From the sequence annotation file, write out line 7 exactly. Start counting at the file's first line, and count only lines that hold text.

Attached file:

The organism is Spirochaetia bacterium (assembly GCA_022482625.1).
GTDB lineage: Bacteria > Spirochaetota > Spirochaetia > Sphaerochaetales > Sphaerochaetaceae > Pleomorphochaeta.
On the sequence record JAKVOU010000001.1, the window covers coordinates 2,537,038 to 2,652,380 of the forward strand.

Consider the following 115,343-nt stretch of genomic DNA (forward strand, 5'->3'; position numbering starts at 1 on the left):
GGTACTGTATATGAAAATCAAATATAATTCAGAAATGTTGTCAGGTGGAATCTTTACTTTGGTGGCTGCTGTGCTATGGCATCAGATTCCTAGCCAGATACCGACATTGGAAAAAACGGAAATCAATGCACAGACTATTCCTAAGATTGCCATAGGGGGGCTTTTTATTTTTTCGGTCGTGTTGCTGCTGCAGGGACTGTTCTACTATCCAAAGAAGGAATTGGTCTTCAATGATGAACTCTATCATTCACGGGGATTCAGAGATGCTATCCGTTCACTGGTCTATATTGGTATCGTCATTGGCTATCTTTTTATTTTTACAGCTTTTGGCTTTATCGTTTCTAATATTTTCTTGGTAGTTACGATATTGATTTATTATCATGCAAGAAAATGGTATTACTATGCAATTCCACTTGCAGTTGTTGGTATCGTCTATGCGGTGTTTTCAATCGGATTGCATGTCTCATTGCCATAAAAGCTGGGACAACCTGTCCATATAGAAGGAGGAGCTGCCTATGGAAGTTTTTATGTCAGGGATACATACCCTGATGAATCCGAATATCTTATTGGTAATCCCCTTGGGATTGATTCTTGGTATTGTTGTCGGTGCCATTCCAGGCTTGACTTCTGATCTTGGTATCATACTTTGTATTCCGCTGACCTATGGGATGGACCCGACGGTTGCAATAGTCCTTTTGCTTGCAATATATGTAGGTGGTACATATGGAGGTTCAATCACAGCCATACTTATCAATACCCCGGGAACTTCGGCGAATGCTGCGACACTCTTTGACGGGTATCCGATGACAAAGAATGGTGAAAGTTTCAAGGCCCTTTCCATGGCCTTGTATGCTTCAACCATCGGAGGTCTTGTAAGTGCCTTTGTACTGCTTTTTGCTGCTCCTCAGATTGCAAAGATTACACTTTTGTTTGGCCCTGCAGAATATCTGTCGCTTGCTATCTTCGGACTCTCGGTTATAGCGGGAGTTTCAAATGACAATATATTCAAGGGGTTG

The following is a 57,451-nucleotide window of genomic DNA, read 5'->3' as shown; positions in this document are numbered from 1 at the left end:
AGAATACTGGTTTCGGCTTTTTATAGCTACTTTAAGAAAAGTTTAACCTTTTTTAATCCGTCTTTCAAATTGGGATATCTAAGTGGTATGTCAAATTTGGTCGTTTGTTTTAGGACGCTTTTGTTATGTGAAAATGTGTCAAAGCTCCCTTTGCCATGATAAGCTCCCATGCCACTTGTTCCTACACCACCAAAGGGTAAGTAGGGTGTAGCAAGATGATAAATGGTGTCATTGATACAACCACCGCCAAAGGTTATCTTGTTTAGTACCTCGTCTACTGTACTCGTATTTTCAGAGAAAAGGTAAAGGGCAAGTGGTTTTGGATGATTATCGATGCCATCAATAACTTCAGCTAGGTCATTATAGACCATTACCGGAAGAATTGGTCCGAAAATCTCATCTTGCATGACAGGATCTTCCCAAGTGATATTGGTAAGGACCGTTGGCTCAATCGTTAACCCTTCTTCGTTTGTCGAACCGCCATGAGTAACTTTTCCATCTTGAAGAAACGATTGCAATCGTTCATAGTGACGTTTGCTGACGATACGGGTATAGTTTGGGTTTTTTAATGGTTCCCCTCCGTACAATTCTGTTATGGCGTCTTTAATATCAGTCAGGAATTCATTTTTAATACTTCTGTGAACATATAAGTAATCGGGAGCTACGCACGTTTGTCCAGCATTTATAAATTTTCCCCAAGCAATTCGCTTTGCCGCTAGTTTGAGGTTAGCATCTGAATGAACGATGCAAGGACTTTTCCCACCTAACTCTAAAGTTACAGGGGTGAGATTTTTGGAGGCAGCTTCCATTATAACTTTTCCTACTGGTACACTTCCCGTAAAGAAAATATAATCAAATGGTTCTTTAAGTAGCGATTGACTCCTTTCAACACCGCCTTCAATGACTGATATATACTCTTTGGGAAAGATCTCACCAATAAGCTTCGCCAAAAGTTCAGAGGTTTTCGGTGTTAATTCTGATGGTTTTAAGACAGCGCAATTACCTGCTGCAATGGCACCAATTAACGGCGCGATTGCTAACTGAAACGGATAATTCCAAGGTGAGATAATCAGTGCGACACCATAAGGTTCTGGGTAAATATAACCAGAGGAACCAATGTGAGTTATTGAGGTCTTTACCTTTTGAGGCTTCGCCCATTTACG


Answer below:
AGAATACTGGTTTCGGCTTTTTATAGCTACTTTAAGAAAAGTTTAACCTTTTTTAATCCGTCTTTCAAATTGGGATATCTAAGTGGTATGTCAAATTTGGTCGTTTGTTTTAGGACGCTTTTGTTATGTGAAAATGTGTCAAAGCTCCCTTTGCCATGATAAGCTCCCATGCCACTTGTTCCTACACCACCAAAGGGTAAGTAGGGTGTAGCAAGATGATAAATGGTGTCATTGATACAACCACCGCCAAAGGTTATCTTGTTTAGTACCTCGTCTACTGTACTCGTATTTTCAGAGAAAAGGTAAAGGGCAAGTGGTTTTGGATGATTATCGATGCCATCAATAACTTCAGCTAGGTCATTATAGACCATTACCGGAAGAATTGGTCCGAAAATCTCATCTTGCATGACAGGATCTTCCCAAGTGATATTGGTAAGGACCGTTGGCTCAATCGTTAACCCTTCTTCGTTTGTCGAACCGCCATGAGTAACTTTTCCATCTTGAAGAAACGATTGCAATCGTTCATAGTGACGTTTGCTGACGATACGGGTATAGTTTGGGTTTTTTAATGGTTCCCCTCCGTACAATTCTGTTATGGCGTCTTTAATATCAGTCAGGAATTCATTTTTAATACTTCTGTGAACATATAAGTAATCGGGAGCTACGCACGTTTGTCCAGCATTTATAAATTTTCCCCAAGCAATTCGCTTTGCCGCTAGTTTGAGGTTAGCATCTGAATGAACGATGCAAGGACTTTTCCCACCTAACTCTAAAGTTACAGGGGTGAGATTTTTGGAGGCAGCTTCCATTATAACTTTTCCTACTGGTACACTTCCCGTAAAGAAAATATAATCAAATGGTTCTTTAAGTAGCGATTGACTCCTTTCAACACCGCCTTCAATGACTGATATATACTCTTTGGGAAAGATCTCACCAATAAGCTTCGCCAAAAGTTCAGAGGTTTTCGGTGTTAATTCTGATGGTTTTAAGACAGCGCAATTACCTGCTGCAATGGCACCAATTAACGGCGCGATTGCTAACTGAAACGGATAATTCCAAGGTGAGATAATCAGTGCGACACCATAAGGTTCTGGGTAAATATAACCAGAGGAACCAATGTGAGTTATTGAGGTCTTTACCTTTTGAGGCTTCGCCCATTTACG